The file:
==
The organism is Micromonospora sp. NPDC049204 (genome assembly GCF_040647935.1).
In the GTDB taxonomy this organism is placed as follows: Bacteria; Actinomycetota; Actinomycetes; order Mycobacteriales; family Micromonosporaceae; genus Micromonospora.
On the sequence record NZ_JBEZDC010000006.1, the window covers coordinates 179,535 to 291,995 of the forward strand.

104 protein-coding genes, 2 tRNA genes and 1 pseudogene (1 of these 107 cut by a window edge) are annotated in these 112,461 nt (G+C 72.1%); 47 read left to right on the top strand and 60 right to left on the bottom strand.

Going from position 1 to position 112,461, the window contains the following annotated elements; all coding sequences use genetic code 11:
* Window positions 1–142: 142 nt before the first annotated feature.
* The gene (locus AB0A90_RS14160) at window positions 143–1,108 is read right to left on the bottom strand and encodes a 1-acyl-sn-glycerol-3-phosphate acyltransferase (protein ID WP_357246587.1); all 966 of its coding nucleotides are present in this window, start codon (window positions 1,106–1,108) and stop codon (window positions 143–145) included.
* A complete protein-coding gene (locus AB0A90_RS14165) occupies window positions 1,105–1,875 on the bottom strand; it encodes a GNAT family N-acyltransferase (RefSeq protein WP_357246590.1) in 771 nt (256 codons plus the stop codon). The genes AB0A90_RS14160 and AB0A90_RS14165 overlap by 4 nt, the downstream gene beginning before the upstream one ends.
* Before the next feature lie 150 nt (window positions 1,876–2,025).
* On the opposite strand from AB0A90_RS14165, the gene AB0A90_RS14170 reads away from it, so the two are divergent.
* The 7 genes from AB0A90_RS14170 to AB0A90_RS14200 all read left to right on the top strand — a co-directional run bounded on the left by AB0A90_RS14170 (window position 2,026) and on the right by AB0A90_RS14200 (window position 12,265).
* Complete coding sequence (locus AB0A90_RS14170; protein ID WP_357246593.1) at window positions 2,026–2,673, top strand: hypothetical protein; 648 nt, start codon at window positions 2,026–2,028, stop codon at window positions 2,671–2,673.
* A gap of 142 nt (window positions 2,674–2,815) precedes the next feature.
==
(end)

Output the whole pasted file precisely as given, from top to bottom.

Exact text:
The organism is Micromonospora sp. NPDC049204 (genome assembly GCF_040647935.1).
In the GTDB taxonomy this organism is placed as follows: Bacteria; Actinomycetota; Actinomycetes; order Mycobacteriales; family Micromonosporaceae; genus Micromonospora.
On the sequence record NZ_JBEZDC010000006.1, the window covers coordinates 179,535 to 291,995 of the forward strand.

104 protein-coding genes, 2 tRNA genes and 1 pseudogene (1 of these 107 cut by a window edge) are annotated in these 112,461 nt (G+C 72.1%); 47 read left to right on the top strand and 60 right to left on the bottom strand.

Going from position 1 to position 112,461, the window contains the following annotated elements; all coding sequences use genetic code 11:
* Window positions 1–142: 142 nt before the first annotated feature.
* The gene (locus AB0A90_RS14160) at window positions 143–1,108 is read right to left on the bottom strand and encodes a 1-acyl-sn-glycerol-3-phosphate acyltransferase (protein ID WP_357246587.1); all 966 of its coding nucleotides are present in this window, start codon (window positions 1,106–1,108) and stop codon (window positions 143–145) included.
* A complete protein-coding gene (locus AB0A90_RS14165) occupies window positions 1,105–1,875 on the bottom strand; it encodes a GNAT family N-acyltransferase (RefSeq protein WP_357246590.1) in 771 nt (256 codons plus the stop codon). The genes AB0A90_RS14160 and AB0A90_RS14165 overlap by 4 nt, the downstream gene beginning before the upstream one ends.
* Before the next feature lie 150 nt (window positions 1,876–2,025).
* On the opposite strand from AB0A90_RS14165, the gene AB0A90_RS14170 reads away from it, so the two are divergent.
* The 7 genes from AB0A90_RS14170 to AB0A90_RS14200 all read left to right on the top strand — a co-directional run bounded on the left by AB0A90_RS14170 (window position 2,026) and on the right by AB0A90_RS14200 (window position 12,265).
* Complete coding sequence (locus AB0A90_RS14170; protein ID WP_357246593.1) at window positions 2,026–2,673, top strand: hypothetical protein; 648 nt, start codon at window positions 2,026–2,028, stop codon at window positions 2,671–2,673.
* A gap of 142 nt (window positions 2,674–2,815) precedes the next feature.